I became a witch when I visited a Ghanaian church in America. I had never been fond of “spiritual” churches where people saw visions, spoke in tongues and generally scared me. I grew up Methodist. The traditional style of worship suited me just fine, but I missed Ghana, and a visit to that church was a homecoming: squeaky microphones, loud singing, dancing, glittery traditional wear, ostentatious jewelry and doughnut-selling after church. That’s why my son had accompanied me to the Ghanaian church that afternoon, to nibble a bit of Ghana and satisfy my hunger for home.
The scene was one of those after-sermon prayers that lasted years and made my stomach rumble for food. Senior Pastor and Junior Pastor hurried from row to row, pulling out those in need of prayers. The selected, all women, stood before the pulpit. Someone lay a hand on each woman’s forehead, another stood behind her with hands clasped on her shoulders. Invariably the woman swooned and was helped to the ground. The resistant ones got spun around until they lost their balance. One woman rolled from end to end as a church leader tried to throw a cloth over her. Another screamed and sobbed. I walked out to the foyer, trying to maintain inner calm.
When the cacophony died and I returned to the sanctuary, my son leaned into me and whispered that the pastors had come looking for me. Thinking they wanted to say hello and do the “how is our daughter in college” routine, I went to see Junior Pastor after the service. He said they had been seeking to pray for me. I explained that I tended to retreat into myself when church got loud, that I had gone out to meditate. I should have understood what he said next, but I didn’t; I can be obtuse that way. He said, “Maybe we made a mistake. That can happen. But if we don’t obey God and pray for the person, we could be doing wrong.” I smiled, thanked him, shook hands and left.
I continued to visit the church, snoring through sermons. It wasn’t the pastor’s fault. In fact, he was prone to gesticulating, jumping and shouting to get everyone’s attention. I am simply cursed with a short attention span. In high school, I slept through classes that bored me, during those that didn’t, so often that one day, the entire class tiptoed out and left me sleeping until lunch was over. I’ve even slept at discos. The pastor must have noticed my drooping head, because he took to strolling through the aisle as he preached, always ending up where I sat, preaching so loudly that I jerked up, shame-faced. Invariably his preaching would turn to witches. It was always a woman. An old woman hobbling in as he prayed one day until he yelled, “Get thee away from me, Satan!” Poof, the woman disappeared. A woman muttering, a woman doing this, a woman doing that, resentment building inside me as I listened.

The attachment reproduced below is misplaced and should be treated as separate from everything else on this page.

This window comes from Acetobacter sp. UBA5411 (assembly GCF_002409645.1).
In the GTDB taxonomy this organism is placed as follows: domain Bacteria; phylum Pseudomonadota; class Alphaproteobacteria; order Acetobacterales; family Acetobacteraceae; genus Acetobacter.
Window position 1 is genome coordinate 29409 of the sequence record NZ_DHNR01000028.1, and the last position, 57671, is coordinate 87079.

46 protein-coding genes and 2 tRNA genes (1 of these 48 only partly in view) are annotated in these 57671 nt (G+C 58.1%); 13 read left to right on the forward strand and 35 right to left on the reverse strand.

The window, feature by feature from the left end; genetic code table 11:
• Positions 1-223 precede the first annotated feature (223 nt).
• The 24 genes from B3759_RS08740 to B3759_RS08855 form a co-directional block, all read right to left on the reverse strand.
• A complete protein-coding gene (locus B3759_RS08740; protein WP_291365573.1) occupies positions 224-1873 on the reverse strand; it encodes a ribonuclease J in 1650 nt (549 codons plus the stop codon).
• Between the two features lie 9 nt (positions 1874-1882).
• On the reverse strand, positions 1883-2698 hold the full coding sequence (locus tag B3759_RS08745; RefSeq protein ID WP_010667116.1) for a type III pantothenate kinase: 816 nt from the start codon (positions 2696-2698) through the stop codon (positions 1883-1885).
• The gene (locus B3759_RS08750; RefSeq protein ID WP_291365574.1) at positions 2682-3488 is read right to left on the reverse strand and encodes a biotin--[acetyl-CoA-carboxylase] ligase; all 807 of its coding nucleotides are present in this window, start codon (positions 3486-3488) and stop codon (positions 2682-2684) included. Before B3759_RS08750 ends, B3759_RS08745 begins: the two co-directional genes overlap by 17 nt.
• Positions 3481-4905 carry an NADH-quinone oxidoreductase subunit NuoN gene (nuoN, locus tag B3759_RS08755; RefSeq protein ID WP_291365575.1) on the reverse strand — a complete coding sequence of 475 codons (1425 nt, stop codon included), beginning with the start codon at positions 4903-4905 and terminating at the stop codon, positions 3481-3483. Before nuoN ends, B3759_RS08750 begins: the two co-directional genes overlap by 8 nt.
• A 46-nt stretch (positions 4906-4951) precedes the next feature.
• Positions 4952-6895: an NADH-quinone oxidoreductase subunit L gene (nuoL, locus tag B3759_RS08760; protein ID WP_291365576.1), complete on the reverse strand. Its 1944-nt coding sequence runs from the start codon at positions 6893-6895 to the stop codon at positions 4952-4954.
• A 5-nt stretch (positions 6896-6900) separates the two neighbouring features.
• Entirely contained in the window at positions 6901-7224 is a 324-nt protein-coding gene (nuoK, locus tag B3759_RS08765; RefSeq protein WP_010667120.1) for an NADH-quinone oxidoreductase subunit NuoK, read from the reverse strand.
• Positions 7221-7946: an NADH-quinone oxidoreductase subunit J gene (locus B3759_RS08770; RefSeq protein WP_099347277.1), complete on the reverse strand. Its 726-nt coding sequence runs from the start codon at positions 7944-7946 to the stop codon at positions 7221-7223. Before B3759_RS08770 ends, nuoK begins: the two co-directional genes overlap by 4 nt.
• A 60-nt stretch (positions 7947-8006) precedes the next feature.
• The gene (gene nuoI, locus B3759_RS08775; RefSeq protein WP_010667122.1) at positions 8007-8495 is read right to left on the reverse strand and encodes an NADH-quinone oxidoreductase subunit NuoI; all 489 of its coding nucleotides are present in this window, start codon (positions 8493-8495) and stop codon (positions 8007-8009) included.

After each sermon, the pastor invited those unsaved or who had strayed to come forward for prayers, and I imagined his eyes lingered in on me. I never went, of course. One day, after a particularly passionate plea from his stance in the pulpit, his eyes zeroed on me. He pointed. “You know who you are! You think you are educated so you don’t need God.” He knew I was a teacher. Many women my age in the church weren’t college educated. Not to say they didn’t exist; they did. In the thousands, just not in that church. Apart from the educational gap, decent Ghanaian women didn’t arrive in church wearing dresses; they wore traditional long skirts. I possessed four of those, and I saved them for special occasions. I didn’t care to pay $100 for one. My clothes came from Ross, and my slogan was to never pay more than $20 for a dress. What’s more, I hadn’t officially joined the church nor joined the women’s fellowship.
As Pastor carried on his exhortations, a handful of people went forward, but he continued to stare at me. “I don’t care how long it takes, I’m going to wait here until you come forward! You know you need deliverance! You know who you are!” He pounded on the pulpit. He harangued. He pointed some more. Sweat glistened on his forehead. Folds pleated between his brows. Exasperated to the point of tears, he delivered the malediction: “I curse you! I pray that God strike you with sickness. I pray that He attack your finances. May you never know a moment of peace until you surrender to him! You don’t know. You will perish! May God strike you! You’re going to suffer and suffer until you repent.” That was the last time I set foot in that church. I got it. I was a witch. The lot of women.
If a man dies, either the wife was a witch that cooked and ate him in spirit, or she poisoned him. At the very least, she neglected him. She is yelled at, insulted, shunned, and sometimes, beaten. The persecutors include fellow women. In fact, women are more likely than men to point to witchcraft in a friend, sister, mother or grandmother. Conversely, when a wife dies, pity flows to the husband, and there is no end to the generosity women lavish on him: preparing meals, washing clothes, keeping the house clean. Lord have mercy if he should cry.
Women are branded witches for their intuition, intelligence, seductiveness and longevity. A woman suffering from dementia and babbling to herself can be accused of conversing with evil spirits. Some pastors point to how easily Eve was deceived by the serpent in the garden of Eden, a sure sign of demonic tendency. This has to end. Women must stop turning on other women, particularly the aged who need care, and the bereaved who need sympathy. Pastors and society as a whole must stop demonizing women. Let us enjoy the gifts women bring to all of us, for they are wonderful.
By: Bisi Adjapong